Goals in Chase playoffs differ from team to team
The excitement level over the next two Chase races could vary from fan to fan. As teams adjust to the elimination format of NASCAR’s playoffs, the goals now differ depending on where each driver sits in the standings.
The excitement level over the next two Chase races could very well vary from fan to fan.
As teams have adjusted to the elimination format of NASCAR’s playoffs, the goals now differ depending on where each driver sits in the standings.
Because five Chase drivers had trouble at Charlotte, Brad Keselowski believes the dynamic has changed for the rest of the field.
“The reality is, if you have a pretty good gap, you’re probably going to take a log off the fire,” Keselowski said.
The opening race of the second round of the Chase saw five drivers finish 30th or worse, and now only eight points separates Denny Hamlin in eight place from Kevin Harvick in 12th. Four drivers will be eliminated after Talladega next week, and Keselowski believes the paring will “absolutely” be four of the five currently sitting at the bottom of the standings.
Under his theory, Denny Hamlin, Austin Dillon, Chase Elliott, Joey Logano and Kevin Harvick are racing each other Sunday at Kansas Speedway and next week at Talladega. The rest of the field is simply trying to “live to fight another day.”
What exactly does that mean? Well, the remaining drivers in the field may not take many risks because there’s no need to put it all on the line. They have breathing room from the bottom of the field right now, and aren’t desperate for victories or track position.
A year ago, Logano opened the second round of the Chase with a win at Charlotte that earned him an automatic berth in the third round. The next week, he raced Matt Kenseth very hard in the closing laps at Kansas to snatch away a win that Kenseth needed to get into the third round.
The victory was nothing more than a trophy for Logano and had far more meaning to Kenseth’s playoff hopes. It ignited a feud that ultimately knocked Logano out of the playoffs in the next round.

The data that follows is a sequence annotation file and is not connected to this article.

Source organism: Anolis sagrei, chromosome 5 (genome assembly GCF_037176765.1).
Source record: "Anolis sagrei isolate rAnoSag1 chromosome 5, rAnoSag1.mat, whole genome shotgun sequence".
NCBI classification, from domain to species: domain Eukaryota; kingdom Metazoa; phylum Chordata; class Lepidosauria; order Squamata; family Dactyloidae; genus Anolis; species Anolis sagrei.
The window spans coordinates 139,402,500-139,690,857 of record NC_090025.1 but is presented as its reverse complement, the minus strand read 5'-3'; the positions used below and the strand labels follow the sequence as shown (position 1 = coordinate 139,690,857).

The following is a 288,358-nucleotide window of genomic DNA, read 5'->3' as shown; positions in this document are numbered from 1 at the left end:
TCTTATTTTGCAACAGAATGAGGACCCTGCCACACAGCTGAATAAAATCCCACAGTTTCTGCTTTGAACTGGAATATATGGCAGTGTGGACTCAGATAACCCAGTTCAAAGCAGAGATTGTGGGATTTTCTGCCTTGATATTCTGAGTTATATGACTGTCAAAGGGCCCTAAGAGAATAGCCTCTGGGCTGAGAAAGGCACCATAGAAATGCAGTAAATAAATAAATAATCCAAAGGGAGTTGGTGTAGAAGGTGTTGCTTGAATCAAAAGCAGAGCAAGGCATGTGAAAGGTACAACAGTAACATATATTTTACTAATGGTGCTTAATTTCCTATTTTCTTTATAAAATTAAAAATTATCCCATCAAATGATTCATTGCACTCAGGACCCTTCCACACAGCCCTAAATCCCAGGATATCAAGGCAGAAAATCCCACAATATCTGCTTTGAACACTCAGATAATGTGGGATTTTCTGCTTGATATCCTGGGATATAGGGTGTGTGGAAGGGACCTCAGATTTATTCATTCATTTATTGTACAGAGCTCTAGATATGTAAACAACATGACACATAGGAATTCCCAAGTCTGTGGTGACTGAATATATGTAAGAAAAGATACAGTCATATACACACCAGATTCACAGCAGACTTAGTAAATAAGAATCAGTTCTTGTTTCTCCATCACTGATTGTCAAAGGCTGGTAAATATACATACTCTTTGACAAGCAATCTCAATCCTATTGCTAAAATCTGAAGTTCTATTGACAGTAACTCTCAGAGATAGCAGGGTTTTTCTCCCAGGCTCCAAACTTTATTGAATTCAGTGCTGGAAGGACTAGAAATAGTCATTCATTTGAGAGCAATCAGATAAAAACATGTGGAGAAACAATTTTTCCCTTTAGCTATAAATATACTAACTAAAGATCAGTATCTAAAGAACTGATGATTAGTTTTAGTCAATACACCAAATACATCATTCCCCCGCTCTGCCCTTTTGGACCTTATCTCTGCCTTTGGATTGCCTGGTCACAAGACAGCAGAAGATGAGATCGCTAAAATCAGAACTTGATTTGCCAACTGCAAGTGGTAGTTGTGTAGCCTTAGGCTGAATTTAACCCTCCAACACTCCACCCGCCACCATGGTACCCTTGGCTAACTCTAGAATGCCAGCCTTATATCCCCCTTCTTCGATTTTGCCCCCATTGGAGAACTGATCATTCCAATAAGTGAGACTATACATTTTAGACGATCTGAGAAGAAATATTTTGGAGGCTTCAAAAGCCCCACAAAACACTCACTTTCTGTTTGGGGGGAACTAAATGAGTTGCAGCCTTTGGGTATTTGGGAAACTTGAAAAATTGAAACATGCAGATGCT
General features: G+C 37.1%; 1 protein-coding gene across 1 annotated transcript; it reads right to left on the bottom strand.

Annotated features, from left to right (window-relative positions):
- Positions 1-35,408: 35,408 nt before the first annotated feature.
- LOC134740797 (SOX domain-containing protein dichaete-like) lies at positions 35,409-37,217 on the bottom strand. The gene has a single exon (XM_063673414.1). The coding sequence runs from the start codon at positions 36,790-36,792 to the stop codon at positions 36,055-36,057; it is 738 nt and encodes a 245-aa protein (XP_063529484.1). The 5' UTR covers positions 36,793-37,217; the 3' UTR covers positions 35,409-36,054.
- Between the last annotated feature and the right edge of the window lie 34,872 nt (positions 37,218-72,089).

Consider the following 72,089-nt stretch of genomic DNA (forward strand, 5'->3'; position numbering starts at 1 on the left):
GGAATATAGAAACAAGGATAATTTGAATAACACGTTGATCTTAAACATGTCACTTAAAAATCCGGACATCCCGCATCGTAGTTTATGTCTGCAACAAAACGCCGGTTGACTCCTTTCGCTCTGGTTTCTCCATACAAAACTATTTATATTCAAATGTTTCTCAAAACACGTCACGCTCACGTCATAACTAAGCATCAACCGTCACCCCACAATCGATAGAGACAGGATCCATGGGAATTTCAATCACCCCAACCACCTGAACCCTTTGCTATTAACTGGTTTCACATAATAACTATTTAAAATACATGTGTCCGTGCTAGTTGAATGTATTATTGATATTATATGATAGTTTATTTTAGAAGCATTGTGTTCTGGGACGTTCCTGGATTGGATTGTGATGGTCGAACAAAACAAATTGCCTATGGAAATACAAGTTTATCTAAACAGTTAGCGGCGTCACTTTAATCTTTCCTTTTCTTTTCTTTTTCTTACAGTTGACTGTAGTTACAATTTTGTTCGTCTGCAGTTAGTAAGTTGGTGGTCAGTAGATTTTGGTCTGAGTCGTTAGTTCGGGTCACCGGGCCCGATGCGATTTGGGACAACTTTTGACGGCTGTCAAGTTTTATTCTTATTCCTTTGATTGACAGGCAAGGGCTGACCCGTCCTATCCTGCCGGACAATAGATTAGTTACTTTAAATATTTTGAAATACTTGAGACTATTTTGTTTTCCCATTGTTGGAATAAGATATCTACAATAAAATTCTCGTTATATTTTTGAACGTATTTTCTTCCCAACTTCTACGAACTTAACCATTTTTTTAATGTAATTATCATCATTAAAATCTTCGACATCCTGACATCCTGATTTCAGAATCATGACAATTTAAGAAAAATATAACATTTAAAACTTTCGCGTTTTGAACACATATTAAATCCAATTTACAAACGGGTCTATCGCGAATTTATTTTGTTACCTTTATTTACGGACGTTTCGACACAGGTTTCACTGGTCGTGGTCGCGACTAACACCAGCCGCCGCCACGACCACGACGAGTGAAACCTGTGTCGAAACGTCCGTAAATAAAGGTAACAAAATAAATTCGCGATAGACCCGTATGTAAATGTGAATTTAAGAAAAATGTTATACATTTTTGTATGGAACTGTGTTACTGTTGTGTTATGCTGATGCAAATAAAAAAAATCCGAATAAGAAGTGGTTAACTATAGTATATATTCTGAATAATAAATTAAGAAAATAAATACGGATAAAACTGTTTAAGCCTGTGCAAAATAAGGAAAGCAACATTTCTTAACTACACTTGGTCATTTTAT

“Everyone saw what happened with Joey, and they’re not going to do that to themselves,” Keselowski said of his teammate. “It’s like basketball: you want to make sure you don’t have a bunch of fouls and aren’t worn out when the fourth quarter comes, because it seems like those are always five-point games in the fourth quarter. So don’t be in a spot to foul out. Make sure you’ve got your legs beneath you.”
Now that the current Chase format is two years old, he also believes teams will race to do whatever is needed to make it into the next round. As an example, he used the 2014 race at Texas Motor Speedway, where Keselowski went three-wide on a late restart to make contact with Jeff Gordon. It led to a cut tire for Gordon that cost him a shot at the win, and Gordon punched Keselowski on pit road after the race.
“That was a race I had to win and I knew he didn’t have to win it,” Keselowski said. “All he had to do was run like fourth or even 10th. In the moment when I made the move and we got together and he ended up blowing a tire, I was shocked that he didn’t know the situation.
“Like, how do you not know the situation? I’m behind you with newer tires, you’re not getting a good restart, all you need to do is run fifth. Know the situation.”